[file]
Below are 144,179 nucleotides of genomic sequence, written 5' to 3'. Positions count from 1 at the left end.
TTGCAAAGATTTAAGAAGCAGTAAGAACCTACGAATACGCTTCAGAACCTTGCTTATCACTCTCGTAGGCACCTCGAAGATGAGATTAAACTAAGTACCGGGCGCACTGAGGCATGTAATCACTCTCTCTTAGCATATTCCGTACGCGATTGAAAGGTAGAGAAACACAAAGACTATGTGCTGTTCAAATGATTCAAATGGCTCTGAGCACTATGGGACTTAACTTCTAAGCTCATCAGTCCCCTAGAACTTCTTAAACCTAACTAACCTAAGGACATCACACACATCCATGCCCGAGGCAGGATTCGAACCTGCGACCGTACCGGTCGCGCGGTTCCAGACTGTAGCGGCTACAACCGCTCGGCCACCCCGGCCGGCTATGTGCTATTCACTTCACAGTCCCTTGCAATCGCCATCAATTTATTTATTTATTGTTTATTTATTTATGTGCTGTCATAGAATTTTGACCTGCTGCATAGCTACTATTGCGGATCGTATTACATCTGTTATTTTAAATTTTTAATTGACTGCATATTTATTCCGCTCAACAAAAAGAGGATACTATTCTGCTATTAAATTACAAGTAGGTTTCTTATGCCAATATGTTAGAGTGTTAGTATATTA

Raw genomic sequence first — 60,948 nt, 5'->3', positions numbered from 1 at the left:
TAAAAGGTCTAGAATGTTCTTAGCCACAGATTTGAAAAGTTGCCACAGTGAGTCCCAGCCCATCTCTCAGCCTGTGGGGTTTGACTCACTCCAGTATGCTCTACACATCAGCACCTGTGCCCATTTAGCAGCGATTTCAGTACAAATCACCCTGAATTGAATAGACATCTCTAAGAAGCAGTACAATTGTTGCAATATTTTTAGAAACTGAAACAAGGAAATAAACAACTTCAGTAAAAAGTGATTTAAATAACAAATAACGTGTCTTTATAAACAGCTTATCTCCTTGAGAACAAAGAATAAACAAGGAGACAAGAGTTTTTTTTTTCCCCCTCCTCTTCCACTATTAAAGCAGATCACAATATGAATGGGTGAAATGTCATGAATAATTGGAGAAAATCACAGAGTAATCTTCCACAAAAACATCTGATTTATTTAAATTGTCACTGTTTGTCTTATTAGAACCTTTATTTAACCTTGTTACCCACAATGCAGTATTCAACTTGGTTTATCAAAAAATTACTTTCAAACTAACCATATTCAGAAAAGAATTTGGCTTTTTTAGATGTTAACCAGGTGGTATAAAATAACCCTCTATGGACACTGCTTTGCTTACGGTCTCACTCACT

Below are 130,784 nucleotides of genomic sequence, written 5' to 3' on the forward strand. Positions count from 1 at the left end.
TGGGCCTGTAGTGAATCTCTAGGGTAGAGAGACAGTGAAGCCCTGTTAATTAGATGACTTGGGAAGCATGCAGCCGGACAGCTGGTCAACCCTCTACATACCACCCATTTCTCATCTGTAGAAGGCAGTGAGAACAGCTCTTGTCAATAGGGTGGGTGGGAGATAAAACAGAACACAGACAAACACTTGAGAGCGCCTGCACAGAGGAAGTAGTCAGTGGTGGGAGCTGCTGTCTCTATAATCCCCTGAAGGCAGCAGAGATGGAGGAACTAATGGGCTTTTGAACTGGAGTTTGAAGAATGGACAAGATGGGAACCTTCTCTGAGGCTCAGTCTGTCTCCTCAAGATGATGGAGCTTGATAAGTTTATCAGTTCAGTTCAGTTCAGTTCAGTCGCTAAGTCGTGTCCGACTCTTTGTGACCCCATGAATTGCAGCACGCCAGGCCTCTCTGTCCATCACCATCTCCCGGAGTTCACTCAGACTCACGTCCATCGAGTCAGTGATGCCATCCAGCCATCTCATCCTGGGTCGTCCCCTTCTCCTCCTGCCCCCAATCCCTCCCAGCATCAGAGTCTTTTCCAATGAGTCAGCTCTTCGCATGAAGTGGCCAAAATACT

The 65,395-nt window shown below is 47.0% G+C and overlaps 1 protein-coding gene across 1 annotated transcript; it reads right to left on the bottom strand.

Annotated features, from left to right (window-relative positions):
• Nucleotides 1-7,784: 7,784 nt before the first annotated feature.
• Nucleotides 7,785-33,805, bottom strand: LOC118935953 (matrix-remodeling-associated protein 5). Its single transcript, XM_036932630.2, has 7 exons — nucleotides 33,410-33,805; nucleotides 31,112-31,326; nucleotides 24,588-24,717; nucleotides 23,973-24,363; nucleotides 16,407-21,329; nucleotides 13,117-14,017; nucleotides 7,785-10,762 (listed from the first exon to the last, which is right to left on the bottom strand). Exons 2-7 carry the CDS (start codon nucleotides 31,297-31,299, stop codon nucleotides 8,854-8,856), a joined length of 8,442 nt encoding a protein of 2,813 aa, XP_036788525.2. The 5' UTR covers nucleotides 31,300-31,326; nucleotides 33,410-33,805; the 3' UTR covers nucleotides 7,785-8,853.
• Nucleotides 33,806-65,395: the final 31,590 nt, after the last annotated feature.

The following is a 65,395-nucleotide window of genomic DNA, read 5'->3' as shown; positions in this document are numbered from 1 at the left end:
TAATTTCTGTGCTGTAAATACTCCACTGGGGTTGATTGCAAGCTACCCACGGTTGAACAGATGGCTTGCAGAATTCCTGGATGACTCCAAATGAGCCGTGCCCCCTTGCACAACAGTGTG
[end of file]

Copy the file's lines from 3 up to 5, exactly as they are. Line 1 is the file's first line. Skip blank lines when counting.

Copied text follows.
Raw genomic sequence first — 60,948 nt, 5'->3', positions numbered from 1 at the left:
TAAAAGGTCTAGAATGTTCTTAGCCACAGATTTGAAAAGTTGCCACAGTGAGTCCCAGCCCATCTCTCAGCCTGTGGGGTTTGACTCACTCCAGTATGCTCTACACATCAGCACCTGTGCCCATTTAGCAGCGATTTCAGTACAAATCACCCTGAATTGAATAGACATCTCTAAGAAGCAGTACAATTGTTGCAATATTTTTAGAAACTGAAACAAGGAAATAAACAACTTCAGTAAAAAGTGATTTAAATAACAAATAACGTGTCTTTATAAACAGCTTATCTCCTTGAGAACAAAGAATAAACAAGGAGACAAGAGTTTTTTTTTTCCCCCTCCTCTTCCACTATTAAAGCAGATCACAATATGAATGGGTGAAATGTCATGAATAATTGGAGAAAATCACAGAGTAATCTTCCACAAAAACATCTGATTTATTTAAATTGTCACTGTTTGTCTTATTAGAACCTTTATTTAACCTTGTTACCCACAATGCAGTATTCAACTTGGTTTATCAAAAAATTACTTTCAAACTAACCATATTCAGAAAAGAATTTGGCTTTTTTAGATGTTAACCAGGTGGTATAAAATAACCCTCTATGGACACTGCTTTGCTTACGGTCTCACTCACT

Below are 130,784 nucleotides of genomic sequence, written 5' to 3' on the forward strand. Positions count from 1 at the left end.